Let me take you, dear reader, on a journey through my Thanksgiving ritual. Beginning at Yale, after The Game, my interior monologue hits largely the same beats every year. “Damn, I can’t believe we lost again! I’m so happy to go back home and relax. I wish I didn’t have any work over break. I’m so exhausted. Why can’t I ever have a real vacation? Oh wow, it’s already Thanksgiving. Mom cooks delicious food. I should be thankful for that. I should also be thankful for my Yale education. And for my parents’ being able to pay for it. And for being born in a country where we were allowed to prosper. I can’t believe so many people don’t have access to a proper education. That makes me feel petty about whining about schoolwork. I should give more to charity. And be thankful for these blessings I take for granted. And learn how to cook turkey like Mom does.”

I know what you are thinking: “Another cliche column about how giving thanks can only be done by giving back. I don’t need to read this.” Let me assure you: Should you complete a perusal of this column, you will probably find a new insight regarding this most interesting of holidays. If you find nothing new, then I congratulate you for your forward thinking and invite you to coffee sometime.

As my monologue demonstrates, the thankful sentiments that often arise at this point in the year frequently are joined by recognition that great numbers of people do not enjoy similar liberties, luxuries or opportunities. This understanding, and also the impulse to help others through contributions of time or money, arises not only from the season of the year, but also from recognition of the underlying equality of every human being. At a very intuitive level, it seems quite arbitrary for people to be shut out of education, health or a baseline standard of living simply because of the nation or class of their birth. Whatever the systemic or structural causes for inequality, no one could purport that the coincidence, or providence, of citizenship morally justifies one individual receiving nurture from birth, access to a nutritious diet, freedom from oppression, and another being relegated to a life of hardship, struggle and challenges. The fundamental equality of every human necessitates this conclusion. Those that would argue otherwise would argue against meritocracy and against democracy.

And so we give back. According to Dwight Hall, 85 percent of students volunteer through organizations affiliated with them at some point in their Yale career. But volunteering or giving because of the constraints of guilt has multiple setbacks. The clearest problem, discussed briefly in my previous column, is that guilt-driven service revolves around the giver, not the recipient. Actions are calculated to stave off a feeling of guilt, or to bring on a feeling of satisfaction, instead of to bring the greatest benefit to those in need. While emotion ought to play an inspirational role in giving, too often it plays a deciding factor as we decide how to focus our efforts. For example, the relief efforts for victims of Hurricane Mitch in Central America, the Bam earthquake in Iran, the 2004 tsunami and Hurricane Katrina have all complained of unfulfilled pledges for financial support, as well as dropoffs in general donations once the immediate aftermath has been dealt with. We give when we feel bad for the victims, but when the stories leave the front page, we forget our once strongly felt moral obligation to rebuild the areas of the world struck by natural disaster.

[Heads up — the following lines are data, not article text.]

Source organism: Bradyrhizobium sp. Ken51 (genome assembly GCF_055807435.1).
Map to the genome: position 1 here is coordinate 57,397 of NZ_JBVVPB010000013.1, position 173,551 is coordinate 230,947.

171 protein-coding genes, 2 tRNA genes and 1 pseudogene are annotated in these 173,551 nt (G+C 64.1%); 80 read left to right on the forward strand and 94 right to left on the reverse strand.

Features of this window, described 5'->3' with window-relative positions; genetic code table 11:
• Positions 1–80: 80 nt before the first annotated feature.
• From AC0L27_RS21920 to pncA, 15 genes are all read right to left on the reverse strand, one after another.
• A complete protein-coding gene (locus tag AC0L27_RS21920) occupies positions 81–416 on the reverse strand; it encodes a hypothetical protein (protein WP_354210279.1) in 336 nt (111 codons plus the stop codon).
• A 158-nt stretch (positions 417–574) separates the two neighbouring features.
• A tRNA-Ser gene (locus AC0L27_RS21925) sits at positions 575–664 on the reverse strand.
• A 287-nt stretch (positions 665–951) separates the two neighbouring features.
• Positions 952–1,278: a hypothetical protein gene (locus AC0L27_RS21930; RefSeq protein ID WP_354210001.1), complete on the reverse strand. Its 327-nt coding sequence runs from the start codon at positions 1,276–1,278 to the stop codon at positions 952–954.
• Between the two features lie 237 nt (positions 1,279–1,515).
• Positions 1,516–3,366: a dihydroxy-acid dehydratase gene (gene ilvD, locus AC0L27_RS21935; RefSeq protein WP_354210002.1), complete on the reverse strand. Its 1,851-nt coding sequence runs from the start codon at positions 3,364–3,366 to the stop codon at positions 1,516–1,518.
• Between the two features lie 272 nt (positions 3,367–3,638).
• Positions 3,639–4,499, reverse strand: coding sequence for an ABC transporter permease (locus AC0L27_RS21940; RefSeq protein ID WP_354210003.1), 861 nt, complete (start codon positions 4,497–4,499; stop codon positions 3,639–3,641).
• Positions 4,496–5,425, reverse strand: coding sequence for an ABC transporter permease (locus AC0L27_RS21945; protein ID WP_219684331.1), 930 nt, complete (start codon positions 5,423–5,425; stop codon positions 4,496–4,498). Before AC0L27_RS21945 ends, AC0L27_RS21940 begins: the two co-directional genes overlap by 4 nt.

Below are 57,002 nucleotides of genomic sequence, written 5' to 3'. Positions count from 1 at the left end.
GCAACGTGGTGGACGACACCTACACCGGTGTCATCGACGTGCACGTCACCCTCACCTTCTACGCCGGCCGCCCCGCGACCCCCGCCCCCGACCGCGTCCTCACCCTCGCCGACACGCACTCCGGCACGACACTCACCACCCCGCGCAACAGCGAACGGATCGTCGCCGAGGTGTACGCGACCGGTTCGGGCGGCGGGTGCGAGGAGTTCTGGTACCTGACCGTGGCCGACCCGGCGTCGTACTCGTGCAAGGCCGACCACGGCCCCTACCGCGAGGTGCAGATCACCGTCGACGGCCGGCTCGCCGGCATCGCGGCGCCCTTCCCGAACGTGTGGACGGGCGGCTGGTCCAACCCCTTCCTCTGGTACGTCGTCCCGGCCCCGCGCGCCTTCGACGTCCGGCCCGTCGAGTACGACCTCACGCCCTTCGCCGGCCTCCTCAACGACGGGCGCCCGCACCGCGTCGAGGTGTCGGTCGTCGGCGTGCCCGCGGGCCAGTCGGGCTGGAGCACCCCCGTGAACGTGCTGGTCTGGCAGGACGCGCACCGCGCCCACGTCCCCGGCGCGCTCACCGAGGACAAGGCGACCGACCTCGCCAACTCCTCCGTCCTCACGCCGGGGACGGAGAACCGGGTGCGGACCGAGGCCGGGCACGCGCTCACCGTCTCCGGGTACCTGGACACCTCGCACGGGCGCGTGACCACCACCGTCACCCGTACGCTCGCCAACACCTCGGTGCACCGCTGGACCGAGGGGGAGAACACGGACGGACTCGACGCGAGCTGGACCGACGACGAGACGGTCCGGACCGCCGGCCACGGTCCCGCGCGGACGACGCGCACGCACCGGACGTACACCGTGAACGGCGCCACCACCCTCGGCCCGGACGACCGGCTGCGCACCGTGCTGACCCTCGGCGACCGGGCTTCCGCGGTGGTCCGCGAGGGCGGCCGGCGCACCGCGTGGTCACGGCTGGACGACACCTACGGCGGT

Similarly, many people choose to give to charities that provide handouts for the needy, rather than attempting to change the infrastructure that leads to their poverty. One course of action is easy, and provides immediate emotional satisfaction, while the other takes longer, and requires deeper commitment. And similarly, once a year, during the holiday and Thanksgiving season, many people feel inspired to be thankful and to give, but all too often forget to follow up on their efforts later. A dichotomy exists between actions of service, and a lifestyle of service.

Though a lifestyle of service — with its implication of vigilant attention to the world scene, sustainable efforts of development, and deft strategy — may seem the harder choice, it benefits those who implement it as much as those who receive help. First, the emotional reward of service increases as the awareness of widening impact increases; the more we recognize our own potential to change our environment, the more satisfaction we receive from fulfilling that potential. Second, perhaps more importantly, a lifestyle of service implies a lifestyle of thankfulness. So often we get caught up in the intensity of Yale life — the hard work, the competition, the stress — and forget our place in the grand schematic of world privilege. If we live our whole life constantly recognizing our luck, the other issues melt away into the background.

So this year, when you return from Thanksgiving, I hope you bring not only a relaxed mind and a full stomach, but also a newfound commitment to a lifestyle of service.

Dariush Nothaft is a junior in Saybrook College. His column appears on alternate Fridays.